4. Ramsey is considered to be the inventor of the subjective Bayesian approach to statistics.  Compare Ramsey’s definition of belief with Hume’s.   


Indeterminacy and Holism: Quine’s Behaviorist Philosophy of Language


R. Carnap, “Meaning Postulates”, Meaning and Necessity, 1947.

W.V.O. Quine, “Two Dogmas of Empiricism”, Philosophical Review 1951. 

W.V.O. Quine, Word and Object, chapter 2.


Reading Questions (answers due Sept. 29):

  1. For Carnap, what distinguishes a meaning postulate from a statement that is not a meaning postulate?  What makes a statement analytic? 
  2. What is Quine’s indeterminacy thesis and how does it depend upon behaviorism?  (Refer to your answer to the previous question).
  3. Why is identical stimulus meaning across speakers a defective account of synonymy in the respective speaker’s languages?
  4. Outline the versions of the analyticity concept considered by Quine, along with his response to each.


The Rise of Scientific Realism and the Mind-Brain Identity Theory


Epicurus’ Letter to Herodotus.

Hobbes’ Leviathan, Part One, Chapter I.

Herbert Feigl, “Logical Reconstruction, Realism and Pure Semiotic”, Philosophy of Science, 17:1950.  start at p. 194, first full paragraph beginning: “At the risk of provoking intense controversy…”  (!)

Hilary Putnam, “What is Mathematical Truth”, in Mathematics, Matter, and Method, 1979.  Read the short selection indicated between arrows.

U. T. Place, “Is consciousness a brain process?”, in The Mind-Brain Identity Theory, C. V. Borst, ed., 1970.

J. J. C. Smart, “Sensations and brain processes”, in The Mind-Brain Identity Theory, C. V. Borst, ed., 1970.


Reading Questions (answers due Oct. 6):

  1. For Epicurus and for Hobbes, what is a mental state (e.g., a sensation)?  Relate this idea to Aristotle’s theory of soul and give an obvious Cartesian objection.
  2. What is realism and how do Feigl and Putnam argue in favor of it over empiricism?
  3. Contrast Quine’s analysis of examples like Everest and the Morning star with those of Place and Smart.
  4. How would Smart respond to Descartes’ argument for the real distinction between mind and body?


Make sure you remember the arguments for realism and Smart’s objections and replies.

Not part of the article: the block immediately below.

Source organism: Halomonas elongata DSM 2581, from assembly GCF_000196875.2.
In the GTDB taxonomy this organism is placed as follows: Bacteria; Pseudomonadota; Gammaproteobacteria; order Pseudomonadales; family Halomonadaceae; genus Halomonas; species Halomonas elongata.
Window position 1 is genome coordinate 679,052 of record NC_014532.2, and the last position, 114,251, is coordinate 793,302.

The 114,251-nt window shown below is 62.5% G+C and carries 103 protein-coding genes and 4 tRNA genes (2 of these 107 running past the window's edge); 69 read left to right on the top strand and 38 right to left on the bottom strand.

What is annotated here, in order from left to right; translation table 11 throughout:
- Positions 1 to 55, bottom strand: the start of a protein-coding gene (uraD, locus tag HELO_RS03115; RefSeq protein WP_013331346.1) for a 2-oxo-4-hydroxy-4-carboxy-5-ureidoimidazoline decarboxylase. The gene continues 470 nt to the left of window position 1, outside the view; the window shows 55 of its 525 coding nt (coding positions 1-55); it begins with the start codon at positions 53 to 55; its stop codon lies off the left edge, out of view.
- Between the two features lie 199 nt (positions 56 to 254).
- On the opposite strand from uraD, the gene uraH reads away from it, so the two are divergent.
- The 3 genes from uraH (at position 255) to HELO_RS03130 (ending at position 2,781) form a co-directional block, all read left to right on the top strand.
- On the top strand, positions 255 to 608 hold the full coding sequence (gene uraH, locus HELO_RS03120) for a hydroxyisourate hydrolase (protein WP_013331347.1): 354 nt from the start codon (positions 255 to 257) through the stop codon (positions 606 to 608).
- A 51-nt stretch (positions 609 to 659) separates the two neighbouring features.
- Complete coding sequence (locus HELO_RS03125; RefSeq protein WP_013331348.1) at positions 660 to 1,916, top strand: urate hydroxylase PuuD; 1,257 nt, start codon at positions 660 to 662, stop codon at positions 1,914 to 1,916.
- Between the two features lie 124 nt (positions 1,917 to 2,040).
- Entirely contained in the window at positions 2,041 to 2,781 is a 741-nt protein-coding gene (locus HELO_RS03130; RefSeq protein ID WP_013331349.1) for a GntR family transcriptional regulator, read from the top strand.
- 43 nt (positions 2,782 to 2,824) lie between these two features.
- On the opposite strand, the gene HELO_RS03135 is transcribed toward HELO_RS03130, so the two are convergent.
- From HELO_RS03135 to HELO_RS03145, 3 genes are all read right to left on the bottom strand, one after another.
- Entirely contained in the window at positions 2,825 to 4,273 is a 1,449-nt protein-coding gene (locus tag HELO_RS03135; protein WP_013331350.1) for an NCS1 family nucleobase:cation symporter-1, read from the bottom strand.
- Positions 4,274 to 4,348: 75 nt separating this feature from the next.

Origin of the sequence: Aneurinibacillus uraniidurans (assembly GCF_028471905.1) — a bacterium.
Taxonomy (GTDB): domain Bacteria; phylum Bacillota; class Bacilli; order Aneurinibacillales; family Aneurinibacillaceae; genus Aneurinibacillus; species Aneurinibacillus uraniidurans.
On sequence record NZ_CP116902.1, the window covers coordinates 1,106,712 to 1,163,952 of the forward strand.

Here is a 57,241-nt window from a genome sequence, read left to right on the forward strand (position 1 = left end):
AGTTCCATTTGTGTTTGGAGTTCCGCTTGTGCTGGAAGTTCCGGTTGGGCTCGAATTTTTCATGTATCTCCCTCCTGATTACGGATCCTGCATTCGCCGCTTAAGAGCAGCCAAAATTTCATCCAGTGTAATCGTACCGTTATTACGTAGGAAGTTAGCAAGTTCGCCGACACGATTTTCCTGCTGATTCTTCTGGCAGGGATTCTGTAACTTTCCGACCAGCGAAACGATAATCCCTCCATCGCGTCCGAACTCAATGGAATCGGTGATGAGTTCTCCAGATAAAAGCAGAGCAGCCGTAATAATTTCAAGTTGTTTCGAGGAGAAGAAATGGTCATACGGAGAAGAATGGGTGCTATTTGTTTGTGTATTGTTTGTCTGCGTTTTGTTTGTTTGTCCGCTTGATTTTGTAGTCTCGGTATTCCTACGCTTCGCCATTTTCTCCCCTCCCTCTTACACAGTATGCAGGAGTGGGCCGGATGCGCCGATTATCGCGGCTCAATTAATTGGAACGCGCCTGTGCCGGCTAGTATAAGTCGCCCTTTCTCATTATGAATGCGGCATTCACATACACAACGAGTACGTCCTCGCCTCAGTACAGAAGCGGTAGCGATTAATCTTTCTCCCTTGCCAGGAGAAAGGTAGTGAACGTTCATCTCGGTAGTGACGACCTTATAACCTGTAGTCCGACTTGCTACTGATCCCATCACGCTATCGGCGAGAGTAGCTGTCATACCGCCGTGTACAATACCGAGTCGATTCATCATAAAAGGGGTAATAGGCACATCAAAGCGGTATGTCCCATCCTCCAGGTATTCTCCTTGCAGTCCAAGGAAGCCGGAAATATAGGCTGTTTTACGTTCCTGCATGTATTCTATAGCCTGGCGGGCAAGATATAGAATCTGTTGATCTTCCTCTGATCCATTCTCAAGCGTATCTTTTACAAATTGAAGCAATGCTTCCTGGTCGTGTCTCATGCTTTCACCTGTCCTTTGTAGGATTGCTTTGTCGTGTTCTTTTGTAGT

Functionalism, Cognitivism, and Strong AI


H. Putnam, originally in Art, Mind, and Religion, W. H. Capitan and D.D. Merrill, Pittsburgh: University of Pittsburgh Press, 1967.

A. M. Turing, “Computing Machinery and Intelligence”,  in Mind 59: 433-460.

A. Newell and H. A. Simon, “Computer Science as Empirical Inquiry: Symbols and Search”, in Mind Design, J. Haugeland ed., Cambridge: MIT Press, 1996.

David Marr, Vision, San Francisco: Morgan Freeman 1980.


Supplementary text on Turing machines:

M. Sipser, Introduction to the Theory of Computation, Boston: P.W.S. Publishing Company, 1997.


Reading Questions (answers due Oct. 13):

  1. For Putnam, what is a mental state?  Why is the mind-brain identity thesis unlikely?
  2. When Newell and Simon define designation, they have in mind the value assigned to a variable in a computer program.  If X := a then the program can access a to alter it to f(a) or can enter a conditional branch “If X = a then do blah”.  Do you think their definition of designation works for natural language (think about Quine and collateral information). 
  3. Do Putnam and Turing agree about the nature of the mental?  Explain.
  4. Compare Putnam’s view of mental states with Marr’s three levels.  In figure 1-4, is there a question Marr fails to ask that Putnam would take to be crucial?



Mid-term papers due Oct 20.


Undergraduates: 4 pages + footnotes and references.

Graduates: 5 pages + footnotes and references.


Critically compare and contrast at least two topics covered in class.

Examine at least 4 outside sources on the topic (use Google and Jstor to help).